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Online shopping bonanza during weekend bargain hunt

Amazon sold more than 6 million items on Black Friday alone, making it the online retailer’s most successful sales day ever in the UK

Sourced through Scoop.it from: www.telegraph.co.uk

The article concludes "

Cyber Monday, which always falls three days after Black Friday, originally had the online focus, whereas Black Friday was more high street-based.
However, the difference between Black Friday and Cyber Monday has increasingly blurred, especially this year. Early estimates suggest £1.07bn was spent online on Black Friday – the first time ever that online spend in the UK has topped £1bn in a single day."

See on Scoop.itCambridge Marketing Review

Why the Leadership Industry Has Failed

Corporate training in the U.S. is a $70 billion market, and 35% of that is spent on management and leadership training. Over the last several decades, the industry has produced a recipe for how to be a successful corporate leader: Be trustworthy and authentic, serve others (particularly those who work for and with you), be modest, and exhibit empathetic understanding and emotional intelligence.


Sourced through Scoop.it from: www.gsb.stanford.edu

Very stimulating article here. 


My take-aways are:

"It’s far more important for leaders to understand what a particular situation requires and to act in an appropriate way, says Pfeffer. “Leaders need to be true to what the situation demands and what the people around them want and need,”

In the end, says Pfeffer, we would all be better off accepting that our leaders are generally not truthful, authentic, modest, or trustworthy, largely the opposite of the message we get from the popular motivational leadership stories we hear. “All those stories and the inspiration we get from them change nothing,” he says. “The fundamental problem with this industry is the disconnect between what we say we want from our leaders and how they actually manage organizations.”

Jeffrey Pfeffer is the Thomas D. Dee II Professor of Organizational Behavior at the Stanford Graduate School of Business. His new book, Leadership BS: Fixing Workplaces and Careers One Truth at a Time, was published by Harper Business. Has to be worth a read!


See on Scoop.itmarketing leadership and planning

In the moment, not memories | Comment | Research

Healthcare professionals are increasingly using their smartphones for their work and they are remarkably receptive to responding to online surveys. This is opening up a world of opportunity to gather in-the-moment health and wellbeing data and insight says Paul Mannu

Sourced through Scoop.it from: www.research-live.com

Paul Mannu says " Our most recent global survey reveals that 82% of doctors own a smartphone and 77% of doctors use one regularly at work for professional purposes….(it) revealed that 88% of doctors would be happy to participate in surveys using a mobile phone and 80% were happy to participate in a market research online community. (This creates) …a real opportunity to understand the distinctive value of mobile technology that goes beyond the cheap and cheerful survey. Used alongside traditional methodologies it can enrich our understanding of behaviour by accompanying the participant in day-to-day life in a way that no other method exists to do."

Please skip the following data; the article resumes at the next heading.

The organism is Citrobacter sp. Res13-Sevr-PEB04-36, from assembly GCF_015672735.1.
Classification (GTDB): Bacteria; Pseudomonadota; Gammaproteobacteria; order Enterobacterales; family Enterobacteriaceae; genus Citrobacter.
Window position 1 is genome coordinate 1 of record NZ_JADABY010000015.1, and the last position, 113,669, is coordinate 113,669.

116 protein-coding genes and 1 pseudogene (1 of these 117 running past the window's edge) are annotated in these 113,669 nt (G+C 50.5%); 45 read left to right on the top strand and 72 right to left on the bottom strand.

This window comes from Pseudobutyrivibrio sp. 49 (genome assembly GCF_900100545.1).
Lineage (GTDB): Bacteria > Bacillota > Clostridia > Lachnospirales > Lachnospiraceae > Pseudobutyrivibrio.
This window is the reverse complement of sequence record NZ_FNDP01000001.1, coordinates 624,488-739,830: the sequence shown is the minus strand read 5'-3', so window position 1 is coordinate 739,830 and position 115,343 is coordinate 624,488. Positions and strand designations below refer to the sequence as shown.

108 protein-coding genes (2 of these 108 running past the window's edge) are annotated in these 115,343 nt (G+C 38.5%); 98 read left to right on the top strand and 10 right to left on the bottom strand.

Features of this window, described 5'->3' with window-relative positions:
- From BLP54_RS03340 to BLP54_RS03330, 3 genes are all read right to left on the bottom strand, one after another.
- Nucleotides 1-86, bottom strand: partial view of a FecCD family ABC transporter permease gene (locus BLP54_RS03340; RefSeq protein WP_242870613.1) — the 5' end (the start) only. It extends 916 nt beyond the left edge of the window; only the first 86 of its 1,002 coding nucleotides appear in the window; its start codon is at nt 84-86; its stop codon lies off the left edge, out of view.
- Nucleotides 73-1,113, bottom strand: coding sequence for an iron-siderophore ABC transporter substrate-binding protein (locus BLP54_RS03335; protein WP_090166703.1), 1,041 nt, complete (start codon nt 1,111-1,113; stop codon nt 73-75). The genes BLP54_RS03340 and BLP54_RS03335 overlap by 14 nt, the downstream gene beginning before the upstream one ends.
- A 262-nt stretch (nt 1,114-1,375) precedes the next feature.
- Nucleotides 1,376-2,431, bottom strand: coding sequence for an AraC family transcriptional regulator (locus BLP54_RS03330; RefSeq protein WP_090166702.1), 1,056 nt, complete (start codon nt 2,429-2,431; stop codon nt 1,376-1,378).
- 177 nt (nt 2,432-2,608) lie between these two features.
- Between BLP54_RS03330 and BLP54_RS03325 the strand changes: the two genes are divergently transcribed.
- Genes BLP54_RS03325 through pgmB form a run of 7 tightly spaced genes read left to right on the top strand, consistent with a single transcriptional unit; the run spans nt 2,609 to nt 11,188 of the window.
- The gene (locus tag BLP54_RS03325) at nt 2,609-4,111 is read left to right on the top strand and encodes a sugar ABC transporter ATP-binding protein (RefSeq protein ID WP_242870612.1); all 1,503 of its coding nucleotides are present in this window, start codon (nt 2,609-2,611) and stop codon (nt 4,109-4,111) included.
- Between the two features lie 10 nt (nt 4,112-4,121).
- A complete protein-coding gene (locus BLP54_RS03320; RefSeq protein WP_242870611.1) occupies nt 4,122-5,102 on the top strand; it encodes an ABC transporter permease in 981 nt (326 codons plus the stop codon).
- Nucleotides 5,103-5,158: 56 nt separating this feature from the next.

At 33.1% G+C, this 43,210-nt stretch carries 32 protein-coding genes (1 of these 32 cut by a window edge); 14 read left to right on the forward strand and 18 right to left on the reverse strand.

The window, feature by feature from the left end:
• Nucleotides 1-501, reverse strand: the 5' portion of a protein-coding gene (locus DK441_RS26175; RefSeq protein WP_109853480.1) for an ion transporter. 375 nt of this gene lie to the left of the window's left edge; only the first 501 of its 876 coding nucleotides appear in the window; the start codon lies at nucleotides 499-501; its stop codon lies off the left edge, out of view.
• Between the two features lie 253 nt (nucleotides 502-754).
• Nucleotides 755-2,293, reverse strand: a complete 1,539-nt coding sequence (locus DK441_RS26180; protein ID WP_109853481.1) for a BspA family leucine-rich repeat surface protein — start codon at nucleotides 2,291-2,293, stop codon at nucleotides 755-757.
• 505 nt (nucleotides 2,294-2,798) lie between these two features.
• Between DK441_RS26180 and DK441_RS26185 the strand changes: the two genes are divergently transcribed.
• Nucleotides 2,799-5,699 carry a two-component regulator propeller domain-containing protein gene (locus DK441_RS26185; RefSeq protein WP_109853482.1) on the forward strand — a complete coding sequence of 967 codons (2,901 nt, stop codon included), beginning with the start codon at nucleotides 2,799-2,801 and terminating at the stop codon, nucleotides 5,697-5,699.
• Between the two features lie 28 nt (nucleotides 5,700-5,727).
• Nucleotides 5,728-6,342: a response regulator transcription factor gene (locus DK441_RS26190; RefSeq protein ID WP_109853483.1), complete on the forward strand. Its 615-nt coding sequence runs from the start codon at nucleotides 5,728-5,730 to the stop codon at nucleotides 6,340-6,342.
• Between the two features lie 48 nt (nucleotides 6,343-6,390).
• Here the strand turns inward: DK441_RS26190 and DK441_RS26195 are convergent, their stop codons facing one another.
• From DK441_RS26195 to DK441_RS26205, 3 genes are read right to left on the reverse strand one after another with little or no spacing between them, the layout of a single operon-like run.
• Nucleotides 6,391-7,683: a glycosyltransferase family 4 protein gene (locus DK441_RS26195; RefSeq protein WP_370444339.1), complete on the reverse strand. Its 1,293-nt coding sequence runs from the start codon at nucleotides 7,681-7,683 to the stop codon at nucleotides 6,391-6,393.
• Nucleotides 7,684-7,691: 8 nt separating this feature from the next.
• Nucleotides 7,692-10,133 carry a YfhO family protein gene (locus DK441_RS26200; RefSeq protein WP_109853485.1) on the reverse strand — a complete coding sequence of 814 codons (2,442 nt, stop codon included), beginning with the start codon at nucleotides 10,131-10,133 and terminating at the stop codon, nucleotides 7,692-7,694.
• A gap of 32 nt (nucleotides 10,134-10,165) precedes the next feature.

See on Scoop.itMarketing research and why it matters

Food delivery app Deliveroo raises $100m to expand beyond Europe

The premium food delivery app has closed its third funding round this year, bringing its total raised in 2015 to $195m

Sourced through Scoop.it from: www.telegraph.co.uk

The article states that Deliveroo "In addition to its international expansion, the Soho-based business will ramp up its marketing and hiring activities to increase its presence in its current markets amid strong competition from other food delivery technology companies such as Just Eat and Hungry House."

See on Scoop.itCambridge Marketing Review

Purchase decisions an emotional rollercoaster | News | Research

A third of shoppers (33%) worry they have made the wrong decision after buying a product according to consumer journey research by Newsworks.

Sourced through Scoop.it from: www.research-live.com

Clear evidence of post-purchase dissonance. Interesting research from Newsworks. Methodology is good too : The research project consisted of four stages:

Explore: A nine day experiment among eight newsbrand readers using wearable glasses to capture touch points at different stages of the consumer journey
Deep Dive: 11 filmed depths using a decision journey game-board to understand detailed interactions at all stages of a recent purchase
Consolidate: applying a Behavioural Economics filter to inform the quantitative stage
Expand: An online survey among 2,000 adults aged 18-65 who ever read newsbrands (90% of the total number for that audience), to quantify the role of media touchpoints along the stages of the journeys



See on Scoop.itMarketing research and why it matters

Aldi and Lidl’s market share reaches 10pc for first time

The discount grocers are taking the UK supermarket sector by storm

Sourced through Scoop.it from: www.telegraph.co.uk

Kantar Worldpanel figures show that the continental grocers have doubled their slice of the UK grocery spend since 2012, heaping pressure on the established players to cut prices.

Lidl’s market share reached a new record high of 4.4pc, increasing by 0.7 percentage points on last year thanks to sales growth of 19pc. Aldi grew sales by 16.5pc, retaining its market share at 5.6pc for the fifth consecutive month.

See on Scoop.itMarketing research and why it matters